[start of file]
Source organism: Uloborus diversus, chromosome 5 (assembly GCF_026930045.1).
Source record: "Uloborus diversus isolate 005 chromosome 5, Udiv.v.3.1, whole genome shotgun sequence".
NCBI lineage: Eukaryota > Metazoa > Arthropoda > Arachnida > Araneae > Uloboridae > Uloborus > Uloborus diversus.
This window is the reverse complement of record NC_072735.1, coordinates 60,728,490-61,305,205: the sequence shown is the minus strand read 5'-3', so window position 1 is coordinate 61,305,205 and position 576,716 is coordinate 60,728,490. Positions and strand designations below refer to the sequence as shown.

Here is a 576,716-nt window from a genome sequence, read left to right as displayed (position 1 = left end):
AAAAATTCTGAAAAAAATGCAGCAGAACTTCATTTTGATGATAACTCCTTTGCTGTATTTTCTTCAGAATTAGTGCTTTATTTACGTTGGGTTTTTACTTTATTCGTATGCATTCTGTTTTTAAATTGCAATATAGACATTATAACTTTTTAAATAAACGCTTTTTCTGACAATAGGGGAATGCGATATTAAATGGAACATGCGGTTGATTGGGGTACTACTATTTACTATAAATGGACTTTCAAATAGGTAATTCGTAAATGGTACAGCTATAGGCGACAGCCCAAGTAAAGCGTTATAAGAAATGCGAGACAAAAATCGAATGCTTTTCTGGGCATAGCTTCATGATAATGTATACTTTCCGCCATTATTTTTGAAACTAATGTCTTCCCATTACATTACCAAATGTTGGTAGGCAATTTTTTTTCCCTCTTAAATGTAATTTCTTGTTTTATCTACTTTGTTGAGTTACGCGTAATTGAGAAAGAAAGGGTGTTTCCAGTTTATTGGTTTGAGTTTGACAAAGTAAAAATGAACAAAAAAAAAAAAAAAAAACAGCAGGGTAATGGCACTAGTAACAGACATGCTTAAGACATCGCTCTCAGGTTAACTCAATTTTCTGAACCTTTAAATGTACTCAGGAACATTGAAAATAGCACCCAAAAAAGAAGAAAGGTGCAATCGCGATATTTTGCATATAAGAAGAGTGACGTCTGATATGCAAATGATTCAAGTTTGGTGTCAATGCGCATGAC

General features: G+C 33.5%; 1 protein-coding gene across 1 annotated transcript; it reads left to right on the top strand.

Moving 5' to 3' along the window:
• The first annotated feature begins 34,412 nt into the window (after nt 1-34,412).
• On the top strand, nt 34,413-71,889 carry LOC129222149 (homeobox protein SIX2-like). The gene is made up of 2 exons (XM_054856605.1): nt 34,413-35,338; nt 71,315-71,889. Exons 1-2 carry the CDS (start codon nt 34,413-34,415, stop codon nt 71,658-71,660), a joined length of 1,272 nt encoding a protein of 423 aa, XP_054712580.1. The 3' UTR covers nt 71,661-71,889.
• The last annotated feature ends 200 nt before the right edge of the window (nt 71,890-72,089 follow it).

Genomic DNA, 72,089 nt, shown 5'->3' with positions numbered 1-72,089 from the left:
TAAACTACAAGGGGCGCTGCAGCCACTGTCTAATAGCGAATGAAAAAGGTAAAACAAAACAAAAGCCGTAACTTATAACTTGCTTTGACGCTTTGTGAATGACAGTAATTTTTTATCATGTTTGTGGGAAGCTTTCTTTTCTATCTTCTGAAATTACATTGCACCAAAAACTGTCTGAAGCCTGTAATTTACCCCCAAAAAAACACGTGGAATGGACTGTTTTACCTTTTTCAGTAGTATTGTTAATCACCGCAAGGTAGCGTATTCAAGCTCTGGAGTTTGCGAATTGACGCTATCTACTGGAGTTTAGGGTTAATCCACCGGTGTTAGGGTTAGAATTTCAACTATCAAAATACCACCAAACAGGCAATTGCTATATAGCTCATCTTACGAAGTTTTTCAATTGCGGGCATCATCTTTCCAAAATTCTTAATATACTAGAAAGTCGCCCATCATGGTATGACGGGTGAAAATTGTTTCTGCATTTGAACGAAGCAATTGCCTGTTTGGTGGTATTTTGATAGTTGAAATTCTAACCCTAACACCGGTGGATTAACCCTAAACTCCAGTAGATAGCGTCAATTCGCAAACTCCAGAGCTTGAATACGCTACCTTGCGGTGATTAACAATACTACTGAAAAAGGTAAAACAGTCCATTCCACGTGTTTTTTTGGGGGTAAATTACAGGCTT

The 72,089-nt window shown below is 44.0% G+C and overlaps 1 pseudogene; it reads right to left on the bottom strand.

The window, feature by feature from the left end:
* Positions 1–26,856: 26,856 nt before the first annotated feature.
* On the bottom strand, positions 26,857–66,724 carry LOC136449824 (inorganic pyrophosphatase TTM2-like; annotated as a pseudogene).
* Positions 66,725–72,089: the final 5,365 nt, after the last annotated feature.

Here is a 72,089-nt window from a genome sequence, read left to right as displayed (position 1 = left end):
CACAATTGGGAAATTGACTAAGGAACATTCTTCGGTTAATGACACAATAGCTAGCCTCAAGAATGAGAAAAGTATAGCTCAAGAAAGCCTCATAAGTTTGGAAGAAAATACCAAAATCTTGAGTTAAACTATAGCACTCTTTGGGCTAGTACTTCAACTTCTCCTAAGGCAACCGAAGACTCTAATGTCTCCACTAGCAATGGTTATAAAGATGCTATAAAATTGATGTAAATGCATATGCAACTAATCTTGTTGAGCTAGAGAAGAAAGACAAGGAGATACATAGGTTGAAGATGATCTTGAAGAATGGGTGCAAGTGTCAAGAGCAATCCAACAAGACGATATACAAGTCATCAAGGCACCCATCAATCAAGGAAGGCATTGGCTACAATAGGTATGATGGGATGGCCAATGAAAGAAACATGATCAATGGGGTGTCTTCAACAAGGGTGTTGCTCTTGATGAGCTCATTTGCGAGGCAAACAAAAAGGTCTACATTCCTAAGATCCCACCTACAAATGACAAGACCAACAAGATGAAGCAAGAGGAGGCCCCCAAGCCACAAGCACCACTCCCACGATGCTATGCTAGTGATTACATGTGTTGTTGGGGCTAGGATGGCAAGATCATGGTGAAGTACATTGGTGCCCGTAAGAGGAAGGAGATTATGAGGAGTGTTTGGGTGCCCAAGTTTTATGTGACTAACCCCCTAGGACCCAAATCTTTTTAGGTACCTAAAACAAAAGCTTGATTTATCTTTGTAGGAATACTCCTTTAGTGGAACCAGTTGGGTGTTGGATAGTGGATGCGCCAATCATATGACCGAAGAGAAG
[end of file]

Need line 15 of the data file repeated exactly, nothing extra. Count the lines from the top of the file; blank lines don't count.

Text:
The window, feature by feature from the left end: